Guest blog by Jayne Phenton, Media Co-ordinator for Living Streets @livingstreets
Last weekend I visited Wiltshire and walked seven or so miles up to Bratton Camp and back.
The landlady of the B&B where I was staying was shocked. ‘You must be very fit’, she said. ‘Jayne walks to work every day’, said my friend. Her jaw dropped further. ‘It’s less than two and quarter miles’, I reassured her.
‘I’m the sort of person who parks right outside the shop’, said Mrs Fawlty, looking shame-faced. I suggested she might give walking a go during Walk to Work Week,13-17 May, which is part of National Walking Month run by Living Streets.
I’m fortunate to live a 40 minute walk away from the Living Streets office in London and especially so because my commute takes me across the River Thames and past historic sites like the Tower of London.
But whatever your route, a brisk walk to work is a great opportunity to clear your head, and prepare for your day. Walking is great for your health in every kind of way. It’s a valuable weight bearing exercise, an excellent work out for your heart, proven to be good for your mental wellbeing and you’re strengthening 200 muscles with minimal impact on your joints.
If you do want to lose a pound or two then building some walking into your day is going to help. Just half an hour’s walk to work and home again could use up to 250 calories. Sign up on Living Streets’ website www.walktowork.org.uk and you can log your walks, see how many muffins you’ve burned off and compete with your colleagues to see who can be top walker.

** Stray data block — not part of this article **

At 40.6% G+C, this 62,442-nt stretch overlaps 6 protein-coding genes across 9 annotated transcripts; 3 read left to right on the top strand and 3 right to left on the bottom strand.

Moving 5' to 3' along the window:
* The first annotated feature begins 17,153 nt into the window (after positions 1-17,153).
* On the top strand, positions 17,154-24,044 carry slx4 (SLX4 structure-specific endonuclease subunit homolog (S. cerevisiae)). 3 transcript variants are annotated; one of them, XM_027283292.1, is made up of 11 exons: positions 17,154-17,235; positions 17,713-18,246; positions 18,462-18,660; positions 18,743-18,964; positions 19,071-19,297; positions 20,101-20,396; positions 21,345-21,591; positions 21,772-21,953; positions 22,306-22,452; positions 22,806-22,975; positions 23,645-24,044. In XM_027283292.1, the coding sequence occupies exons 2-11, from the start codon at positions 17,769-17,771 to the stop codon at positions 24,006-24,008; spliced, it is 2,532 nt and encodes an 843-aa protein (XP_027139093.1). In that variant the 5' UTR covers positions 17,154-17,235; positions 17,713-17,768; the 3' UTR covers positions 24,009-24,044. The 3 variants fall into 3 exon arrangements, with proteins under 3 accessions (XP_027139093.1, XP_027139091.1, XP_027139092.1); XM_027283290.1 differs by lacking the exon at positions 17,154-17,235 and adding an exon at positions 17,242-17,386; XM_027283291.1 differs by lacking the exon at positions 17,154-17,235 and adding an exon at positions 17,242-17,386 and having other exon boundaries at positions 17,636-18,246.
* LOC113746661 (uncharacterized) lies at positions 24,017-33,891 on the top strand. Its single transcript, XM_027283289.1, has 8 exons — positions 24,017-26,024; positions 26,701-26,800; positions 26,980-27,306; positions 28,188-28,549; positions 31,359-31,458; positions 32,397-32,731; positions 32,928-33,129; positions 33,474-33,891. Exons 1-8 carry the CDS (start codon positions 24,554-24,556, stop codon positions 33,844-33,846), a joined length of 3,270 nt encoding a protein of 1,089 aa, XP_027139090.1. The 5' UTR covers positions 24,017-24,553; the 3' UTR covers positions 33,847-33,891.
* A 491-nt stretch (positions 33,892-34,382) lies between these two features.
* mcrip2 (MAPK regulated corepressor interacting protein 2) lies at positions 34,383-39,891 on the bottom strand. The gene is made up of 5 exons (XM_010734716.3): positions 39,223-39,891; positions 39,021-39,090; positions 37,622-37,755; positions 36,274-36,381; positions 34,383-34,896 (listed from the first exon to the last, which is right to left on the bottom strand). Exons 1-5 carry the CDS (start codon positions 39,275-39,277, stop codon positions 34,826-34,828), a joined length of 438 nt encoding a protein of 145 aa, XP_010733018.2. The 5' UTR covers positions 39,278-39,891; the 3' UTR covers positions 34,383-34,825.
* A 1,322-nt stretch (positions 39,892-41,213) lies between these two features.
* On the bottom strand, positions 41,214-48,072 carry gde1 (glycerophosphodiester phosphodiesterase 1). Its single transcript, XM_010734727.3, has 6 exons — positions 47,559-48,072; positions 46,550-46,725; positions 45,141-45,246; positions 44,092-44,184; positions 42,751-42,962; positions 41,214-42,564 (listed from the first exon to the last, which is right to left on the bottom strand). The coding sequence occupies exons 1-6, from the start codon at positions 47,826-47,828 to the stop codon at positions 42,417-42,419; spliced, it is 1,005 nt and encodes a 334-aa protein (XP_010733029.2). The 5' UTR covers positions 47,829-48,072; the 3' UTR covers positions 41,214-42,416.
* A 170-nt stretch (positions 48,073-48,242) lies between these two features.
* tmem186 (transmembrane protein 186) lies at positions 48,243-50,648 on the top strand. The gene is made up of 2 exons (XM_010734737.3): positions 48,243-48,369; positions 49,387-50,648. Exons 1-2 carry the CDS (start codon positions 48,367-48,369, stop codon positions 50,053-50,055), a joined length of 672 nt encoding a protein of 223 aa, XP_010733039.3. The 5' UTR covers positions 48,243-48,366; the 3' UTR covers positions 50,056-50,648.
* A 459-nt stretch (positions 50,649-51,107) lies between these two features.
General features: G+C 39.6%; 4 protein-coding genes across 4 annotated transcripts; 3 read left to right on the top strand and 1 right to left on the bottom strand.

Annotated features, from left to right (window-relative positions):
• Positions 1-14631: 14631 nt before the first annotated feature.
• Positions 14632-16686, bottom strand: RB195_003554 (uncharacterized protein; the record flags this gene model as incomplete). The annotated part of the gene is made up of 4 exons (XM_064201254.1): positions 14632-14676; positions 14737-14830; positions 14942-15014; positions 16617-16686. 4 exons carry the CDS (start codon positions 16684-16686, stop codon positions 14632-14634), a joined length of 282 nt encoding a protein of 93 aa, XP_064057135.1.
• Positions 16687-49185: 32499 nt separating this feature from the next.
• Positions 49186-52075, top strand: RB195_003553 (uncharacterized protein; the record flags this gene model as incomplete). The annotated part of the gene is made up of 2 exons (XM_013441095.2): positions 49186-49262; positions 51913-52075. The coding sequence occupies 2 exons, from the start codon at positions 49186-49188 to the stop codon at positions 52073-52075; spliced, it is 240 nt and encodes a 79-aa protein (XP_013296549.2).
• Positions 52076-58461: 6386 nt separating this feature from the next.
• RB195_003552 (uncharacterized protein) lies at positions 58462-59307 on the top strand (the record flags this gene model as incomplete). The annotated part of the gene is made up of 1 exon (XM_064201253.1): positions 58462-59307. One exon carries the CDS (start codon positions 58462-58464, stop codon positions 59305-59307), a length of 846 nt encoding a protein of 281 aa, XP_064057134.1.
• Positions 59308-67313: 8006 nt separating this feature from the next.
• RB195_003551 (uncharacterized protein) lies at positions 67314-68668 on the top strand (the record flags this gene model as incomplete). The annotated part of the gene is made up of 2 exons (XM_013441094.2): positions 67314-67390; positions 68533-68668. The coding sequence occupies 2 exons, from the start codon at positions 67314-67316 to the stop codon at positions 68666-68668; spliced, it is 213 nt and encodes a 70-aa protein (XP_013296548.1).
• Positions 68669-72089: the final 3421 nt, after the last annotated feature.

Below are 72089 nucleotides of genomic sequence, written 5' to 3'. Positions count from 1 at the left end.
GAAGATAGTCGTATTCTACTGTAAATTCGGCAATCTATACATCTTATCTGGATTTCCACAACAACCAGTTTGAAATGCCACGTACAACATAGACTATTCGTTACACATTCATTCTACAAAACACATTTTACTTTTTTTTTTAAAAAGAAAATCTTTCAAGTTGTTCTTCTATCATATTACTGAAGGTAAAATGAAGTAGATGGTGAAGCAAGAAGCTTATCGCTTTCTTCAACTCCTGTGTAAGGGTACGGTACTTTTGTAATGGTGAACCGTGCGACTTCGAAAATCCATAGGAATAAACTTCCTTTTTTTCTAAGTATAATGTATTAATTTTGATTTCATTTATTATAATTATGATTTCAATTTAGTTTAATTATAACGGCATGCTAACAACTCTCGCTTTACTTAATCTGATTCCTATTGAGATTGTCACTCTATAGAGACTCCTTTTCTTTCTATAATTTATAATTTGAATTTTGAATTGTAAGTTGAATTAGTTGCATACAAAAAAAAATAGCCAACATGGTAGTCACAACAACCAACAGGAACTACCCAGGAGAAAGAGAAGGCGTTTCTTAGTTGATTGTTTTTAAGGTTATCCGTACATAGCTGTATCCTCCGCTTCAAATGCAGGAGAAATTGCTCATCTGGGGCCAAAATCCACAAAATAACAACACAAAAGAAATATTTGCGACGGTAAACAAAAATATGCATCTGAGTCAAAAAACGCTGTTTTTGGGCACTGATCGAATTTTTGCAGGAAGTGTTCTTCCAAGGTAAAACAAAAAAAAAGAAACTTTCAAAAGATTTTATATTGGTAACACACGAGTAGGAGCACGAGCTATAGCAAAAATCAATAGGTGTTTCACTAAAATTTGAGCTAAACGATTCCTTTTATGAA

The average commute to work is just under nine miles so many of us will rely on some kind of transport, but you can still fit some walking into your journey. Getting off at an earlier bus stop, altering your route or walking to the station all add up. If you need extra motivation, then try challenging colleagues at work or sign up your workplace to see how far up the leader board you can get in your area. There are some fabulous prizes to be won too.
But the best prize is that, over time, even a small number of steps add up to miles and muffins and before you know it you’ve walked the equivalent of up Bratton Camp and down again.